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  5. Talent Scout says:

    Jonah:

    Glad to see you’ve brought your enlightened analysis to FG, the arrogant college kids posing as writers here had driven off many of those you’ve been reaching thru alternative methods.

    On cascading, yes: most definitely works and was used most recently by the Padres who may even have remnants of one of there “secret sauce” KPI’s still exposed on BP.

    Beyond just merely non-linear stat measures, though, the central idea your on to is a valid one: attrition warfare in baseball!

    Not a new concept at all for baseball managers, but the Sabr crowd hasn’t ever captured the behavior as I suspect interaction effects are either ignored or not appreciated as it runs counter to a bias for fantasy league style scoring.

    Keep up the great work and look forward to your upcoming book & future articles.

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  6. Robert Thacher says:

    The additions of Balfour and Fuentes should allow for an easier work load on the young pitchers,and lessen the pressure on the young relievers. Should balance out the regression factor. And, for every player that regresses, there is one who will improve.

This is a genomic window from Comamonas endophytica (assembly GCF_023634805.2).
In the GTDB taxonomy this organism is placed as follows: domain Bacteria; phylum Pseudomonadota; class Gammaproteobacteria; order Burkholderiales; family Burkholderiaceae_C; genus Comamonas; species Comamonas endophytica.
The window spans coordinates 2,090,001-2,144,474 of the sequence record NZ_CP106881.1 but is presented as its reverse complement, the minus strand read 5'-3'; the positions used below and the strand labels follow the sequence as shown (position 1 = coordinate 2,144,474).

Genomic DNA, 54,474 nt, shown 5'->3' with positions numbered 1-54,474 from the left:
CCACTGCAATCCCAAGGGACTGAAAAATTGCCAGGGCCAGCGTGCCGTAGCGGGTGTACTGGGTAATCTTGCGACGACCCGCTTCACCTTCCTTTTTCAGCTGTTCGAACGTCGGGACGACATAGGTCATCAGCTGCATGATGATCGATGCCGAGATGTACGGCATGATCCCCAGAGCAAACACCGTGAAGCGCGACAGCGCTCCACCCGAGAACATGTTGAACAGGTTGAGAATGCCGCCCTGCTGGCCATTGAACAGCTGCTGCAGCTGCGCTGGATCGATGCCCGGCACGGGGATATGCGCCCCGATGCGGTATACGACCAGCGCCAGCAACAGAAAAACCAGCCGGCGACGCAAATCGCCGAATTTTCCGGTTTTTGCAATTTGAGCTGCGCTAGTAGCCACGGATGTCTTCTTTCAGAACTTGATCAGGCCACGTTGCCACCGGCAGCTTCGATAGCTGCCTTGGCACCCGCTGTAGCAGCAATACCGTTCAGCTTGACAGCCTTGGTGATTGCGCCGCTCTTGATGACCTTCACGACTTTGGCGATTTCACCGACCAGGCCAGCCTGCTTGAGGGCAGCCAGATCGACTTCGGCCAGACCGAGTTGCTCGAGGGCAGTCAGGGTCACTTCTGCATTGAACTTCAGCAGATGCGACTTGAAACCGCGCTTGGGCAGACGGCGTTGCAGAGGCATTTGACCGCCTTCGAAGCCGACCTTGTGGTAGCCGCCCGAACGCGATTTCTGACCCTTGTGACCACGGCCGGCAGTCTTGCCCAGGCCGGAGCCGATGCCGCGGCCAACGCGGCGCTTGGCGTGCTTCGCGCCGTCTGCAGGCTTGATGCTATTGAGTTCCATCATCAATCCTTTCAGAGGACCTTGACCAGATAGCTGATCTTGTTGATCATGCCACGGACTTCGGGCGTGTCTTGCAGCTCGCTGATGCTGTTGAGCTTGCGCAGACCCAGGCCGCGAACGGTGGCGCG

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  7. PL says:

    You don’t think the defense can keep up the massive differential between xFIP and ERA? Its not like any of these defenders are getting old. Those who dont want to hold their horses will say the A’s rotation is overrated, but going off 2 years of sample data doesn’t seem wise. I think these young A’s players are a year or two away from knowing what they exactly bring to the table.

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  8. Nik says:

    I think that the cascading effect theory is spot on. That cascading effect was explained in a presentation by someone from SABR as the secondary effect of good defense on pitching. Basically at the extremes of defense, the allocation of high leverage innings can go to the best pitchers or the worst pitchers because of the amount of pitches saved/lost by good/bad defense.